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Eugene will lose one of its treasures when Baxter closes shop.

Byline: Mike Stahlberg / The Register-Guard

PUT A RED SUIT and white whiskers on Doug Baxter, and you've got Santa Claus.

No need for a pillow - Baxter's already got the jolly physique, as well as the twinkle in the eye.

It's easy to think of Baxter in the role of Santa Claus because he's mastered the art of gift-giving.

Instead of trinkets and stocking-stuffers, however, Baxter has given the gift of knowledge.

For 15 Christmases now - and during all the months scattered among them - Baxter has been giving away knowledge about fishing techniques and gear to anglers and would-be anglers who stop by the Eugene tackle shop he runs with his wife, Ellen.

But this will be the last Christmas for Baxter's Custom Tackle, located in a former gasoline service station at 777 W. Sixth Ave.

Baxter, 67, and Ellen are retiring. Their shop will close for good Dec. 31, when the building lease expires.

"We've been at this for 15 years, six days a week, 10 hours a day," Ellen Baxter said. "That's long enough. We could have stayed another year or two ... but we thought `It's time to do something else while we still can.'

"Doug's got projects, and he wants to fish more, and I've got projects I want to work on. And we've got grandkids we want to spend more time with."

So one of Oregon's few remaining "mom and pop" tackle shops is holding one last sale. Most tackle is "25 percent off." Rods and reels are being sold at cost.

After Baxter's closes, anglers will be able to find other places to buy fishing gear.

But the rest of what Baxter's Custom Tackle has provided to the local angling scene won't be replaced so easily.

Like that knowledge Doug's been giving away.

Talking every week to several fishing guides and dozens of ordinary anglers, Baxter always has a pretty good handle on what's biting where, and which techniques are working best.

He's been sharing that information via fishing reports delivered in a folksy, down-home style on this newspaper's dial-up information service, GuardLine. His reports will end when the shop closes.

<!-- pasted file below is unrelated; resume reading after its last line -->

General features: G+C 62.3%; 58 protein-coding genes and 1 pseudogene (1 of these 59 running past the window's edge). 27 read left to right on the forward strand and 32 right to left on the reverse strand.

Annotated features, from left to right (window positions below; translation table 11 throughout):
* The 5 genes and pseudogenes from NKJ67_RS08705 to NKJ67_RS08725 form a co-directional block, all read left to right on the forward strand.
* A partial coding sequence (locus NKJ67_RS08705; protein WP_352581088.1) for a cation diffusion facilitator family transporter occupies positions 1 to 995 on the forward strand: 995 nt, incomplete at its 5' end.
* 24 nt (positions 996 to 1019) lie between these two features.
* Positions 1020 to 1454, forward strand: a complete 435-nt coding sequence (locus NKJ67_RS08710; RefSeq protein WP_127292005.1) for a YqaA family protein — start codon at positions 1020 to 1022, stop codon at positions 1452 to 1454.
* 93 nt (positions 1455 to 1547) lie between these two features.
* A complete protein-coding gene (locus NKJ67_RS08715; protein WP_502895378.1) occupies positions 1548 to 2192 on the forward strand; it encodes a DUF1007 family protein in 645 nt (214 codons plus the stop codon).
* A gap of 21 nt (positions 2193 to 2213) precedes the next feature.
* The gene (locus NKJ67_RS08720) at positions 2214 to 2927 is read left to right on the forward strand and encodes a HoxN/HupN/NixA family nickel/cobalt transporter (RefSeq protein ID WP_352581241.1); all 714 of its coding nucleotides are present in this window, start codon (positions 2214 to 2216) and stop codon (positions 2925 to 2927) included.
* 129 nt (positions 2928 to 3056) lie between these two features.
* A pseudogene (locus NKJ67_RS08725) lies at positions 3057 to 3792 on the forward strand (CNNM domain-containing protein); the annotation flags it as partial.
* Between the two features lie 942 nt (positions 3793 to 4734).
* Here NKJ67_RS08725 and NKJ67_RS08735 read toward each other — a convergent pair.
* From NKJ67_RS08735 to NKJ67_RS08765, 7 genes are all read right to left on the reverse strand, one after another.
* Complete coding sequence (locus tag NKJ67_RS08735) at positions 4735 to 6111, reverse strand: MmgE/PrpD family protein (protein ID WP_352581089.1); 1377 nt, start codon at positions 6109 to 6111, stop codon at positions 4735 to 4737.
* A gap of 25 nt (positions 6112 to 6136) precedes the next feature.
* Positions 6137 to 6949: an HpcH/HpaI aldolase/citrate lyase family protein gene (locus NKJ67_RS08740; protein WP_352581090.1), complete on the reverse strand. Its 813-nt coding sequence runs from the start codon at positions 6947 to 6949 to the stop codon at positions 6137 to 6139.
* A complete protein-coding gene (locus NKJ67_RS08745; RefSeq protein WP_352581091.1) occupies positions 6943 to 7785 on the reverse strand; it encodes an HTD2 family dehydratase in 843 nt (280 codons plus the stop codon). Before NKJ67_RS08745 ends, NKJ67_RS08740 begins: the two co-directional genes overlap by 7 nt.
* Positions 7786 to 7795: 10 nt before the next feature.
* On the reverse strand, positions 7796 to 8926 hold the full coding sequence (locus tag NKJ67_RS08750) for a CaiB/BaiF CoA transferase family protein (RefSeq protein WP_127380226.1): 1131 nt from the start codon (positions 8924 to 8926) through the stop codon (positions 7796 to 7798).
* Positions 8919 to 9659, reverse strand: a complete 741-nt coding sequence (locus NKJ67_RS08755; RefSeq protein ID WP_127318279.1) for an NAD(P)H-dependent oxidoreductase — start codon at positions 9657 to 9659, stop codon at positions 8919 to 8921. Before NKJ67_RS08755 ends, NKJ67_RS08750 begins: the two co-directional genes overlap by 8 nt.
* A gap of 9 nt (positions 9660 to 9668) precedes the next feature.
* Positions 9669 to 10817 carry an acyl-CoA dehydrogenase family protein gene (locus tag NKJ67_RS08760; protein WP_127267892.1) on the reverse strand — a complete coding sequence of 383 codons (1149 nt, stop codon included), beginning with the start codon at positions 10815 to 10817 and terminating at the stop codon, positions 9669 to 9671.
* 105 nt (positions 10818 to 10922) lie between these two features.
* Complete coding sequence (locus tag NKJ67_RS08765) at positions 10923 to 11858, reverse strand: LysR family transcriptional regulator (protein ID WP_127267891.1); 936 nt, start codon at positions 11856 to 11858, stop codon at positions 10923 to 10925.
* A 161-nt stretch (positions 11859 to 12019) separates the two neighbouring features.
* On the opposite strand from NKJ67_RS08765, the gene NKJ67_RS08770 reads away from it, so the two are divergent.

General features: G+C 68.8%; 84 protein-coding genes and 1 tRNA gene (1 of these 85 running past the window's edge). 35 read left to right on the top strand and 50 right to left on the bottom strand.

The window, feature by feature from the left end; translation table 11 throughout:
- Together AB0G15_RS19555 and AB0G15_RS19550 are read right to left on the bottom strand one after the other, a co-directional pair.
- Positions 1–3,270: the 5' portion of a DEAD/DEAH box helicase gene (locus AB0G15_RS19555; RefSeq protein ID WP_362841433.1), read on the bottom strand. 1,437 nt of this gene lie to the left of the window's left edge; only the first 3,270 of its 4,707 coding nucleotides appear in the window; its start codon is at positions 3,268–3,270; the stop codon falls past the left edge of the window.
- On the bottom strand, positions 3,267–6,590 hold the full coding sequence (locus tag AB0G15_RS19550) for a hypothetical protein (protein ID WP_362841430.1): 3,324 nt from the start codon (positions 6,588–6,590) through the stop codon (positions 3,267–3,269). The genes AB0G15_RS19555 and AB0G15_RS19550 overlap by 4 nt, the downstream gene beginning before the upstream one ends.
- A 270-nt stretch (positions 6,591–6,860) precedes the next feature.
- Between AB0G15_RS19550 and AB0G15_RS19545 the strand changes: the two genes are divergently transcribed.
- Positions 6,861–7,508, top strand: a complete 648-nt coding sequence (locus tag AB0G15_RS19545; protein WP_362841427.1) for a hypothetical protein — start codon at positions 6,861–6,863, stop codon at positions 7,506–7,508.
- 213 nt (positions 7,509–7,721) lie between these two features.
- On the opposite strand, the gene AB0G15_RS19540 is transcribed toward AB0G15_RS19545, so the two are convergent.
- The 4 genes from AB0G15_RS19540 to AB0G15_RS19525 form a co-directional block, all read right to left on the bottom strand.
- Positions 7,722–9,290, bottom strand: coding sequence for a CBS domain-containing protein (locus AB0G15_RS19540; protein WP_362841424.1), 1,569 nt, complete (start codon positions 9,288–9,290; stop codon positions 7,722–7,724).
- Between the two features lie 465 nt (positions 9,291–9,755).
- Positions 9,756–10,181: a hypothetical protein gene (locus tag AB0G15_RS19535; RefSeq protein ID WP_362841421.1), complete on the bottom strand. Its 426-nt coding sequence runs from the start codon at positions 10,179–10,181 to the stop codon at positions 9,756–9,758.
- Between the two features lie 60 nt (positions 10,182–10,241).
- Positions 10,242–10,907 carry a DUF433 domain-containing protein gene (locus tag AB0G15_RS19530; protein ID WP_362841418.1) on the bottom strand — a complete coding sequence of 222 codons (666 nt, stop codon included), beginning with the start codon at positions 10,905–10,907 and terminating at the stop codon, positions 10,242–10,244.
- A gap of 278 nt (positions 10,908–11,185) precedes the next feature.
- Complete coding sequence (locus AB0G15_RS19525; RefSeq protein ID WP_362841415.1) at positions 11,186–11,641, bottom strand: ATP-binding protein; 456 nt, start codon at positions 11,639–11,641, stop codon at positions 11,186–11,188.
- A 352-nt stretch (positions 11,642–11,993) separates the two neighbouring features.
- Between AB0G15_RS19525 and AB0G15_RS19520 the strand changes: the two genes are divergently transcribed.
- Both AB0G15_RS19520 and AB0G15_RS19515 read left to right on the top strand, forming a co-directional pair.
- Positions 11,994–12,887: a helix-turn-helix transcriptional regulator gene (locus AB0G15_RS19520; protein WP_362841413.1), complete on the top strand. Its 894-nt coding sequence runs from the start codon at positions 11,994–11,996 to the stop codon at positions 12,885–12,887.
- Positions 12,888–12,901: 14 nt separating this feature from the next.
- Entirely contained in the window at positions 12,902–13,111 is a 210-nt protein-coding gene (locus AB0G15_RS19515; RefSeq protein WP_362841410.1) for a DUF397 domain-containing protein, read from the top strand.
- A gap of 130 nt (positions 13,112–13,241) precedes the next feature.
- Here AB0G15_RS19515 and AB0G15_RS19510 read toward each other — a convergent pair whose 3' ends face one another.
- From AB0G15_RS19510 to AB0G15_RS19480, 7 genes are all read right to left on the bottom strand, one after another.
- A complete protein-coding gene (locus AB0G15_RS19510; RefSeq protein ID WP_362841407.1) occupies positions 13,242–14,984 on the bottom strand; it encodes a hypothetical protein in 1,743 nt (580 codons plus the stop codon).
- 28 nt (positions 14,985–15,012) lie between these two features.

Baxter's Custom Tackle also has sponsored the National Weather Service's "river level report" on GuardLine. Between the fishing report and the river level report, "we usually get over 4,000 calls a month," Ellen Baxter said.

Some people, however, can't catch anything even if they know where the fish are biting and if they have everything they need in their tackle box, because they don't know how to use it properly.

"Oh, man, I would estimate that in the last 15 years I've probably had 3,000 people come in here and ask me to show them how to get started," Baxter said. "We've had people drive here from Portland and Medford because we set 'em up correctly.

"I've set up salmon fishermen who've fished every day for a month without catching anything, and they'll start catching fish."

People come to Baxter's shop for the tackle, but also to pick up knowledge that's hard to find from clerks at "big box" retail outlets, or when buying gear over the Internet.

"You can't hire somebody for minimum wage and expect them to know much," Baxter said of the big chain stores.

Much of what Baxter knows about fishing for trout, salmon and steelhead was given to him when he was a youngster by "an 80-year old man who showed me what to do and how to do it."

Doug Baxter's knowledge store also includes just about everything there is to know about the inner workings of a fishing reel.

"He's one of those people who gets something and has to check out how it works," Ellen said.

As a result, Doug's an expert reel repairman.

"I've been helping build reels and rods since clear back in the '50s," Baxter said. He worked with the Berkeley and Shakespeare tackle companies for a while, and most recently has been associated with Zebco/Quantum. Baxter's shop has been one of Zebco's "super centers" for reel repairs.

Baxter also claims responsibility for at least two innovations in rod and reel design - one that helped Berkeley produce stronger two-piece rods and one that led to the use of one-way bearings in fishing reels.

"Every reel in the country has one-way bearings in them now," Baxter said. "Before, they had `anti-reverse' systems that broke all the time."

The closure of Baxter's Custom Tackle will leave Chuck's Rod and Reel Service on Main Street in Springfield as the only Eugene-Springfield tackle shop offering reel repairs.

"We're hanging in there," said co-owner Joy Haynes, whose husband, Chuck, does the repair work. "We intend to be here."

The Baxters, after a little traveling, will be around here, too. Doug's looking forward to sharpening his bass-fishing skills enough to allow him to be competitive in some of the tournaments.

He says he knows where some 12- and 13-pound bass are lurking. That knowledge, however, is not even for sale, much less to give away.

Mike Stahlberg is the Register-Guard's outdoor writer. He can be reached at
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Title Annotation:Columns
Publication:The Register-Guard (Eugene, OR)
Article Type:Column
Date:Dec 19, 2002
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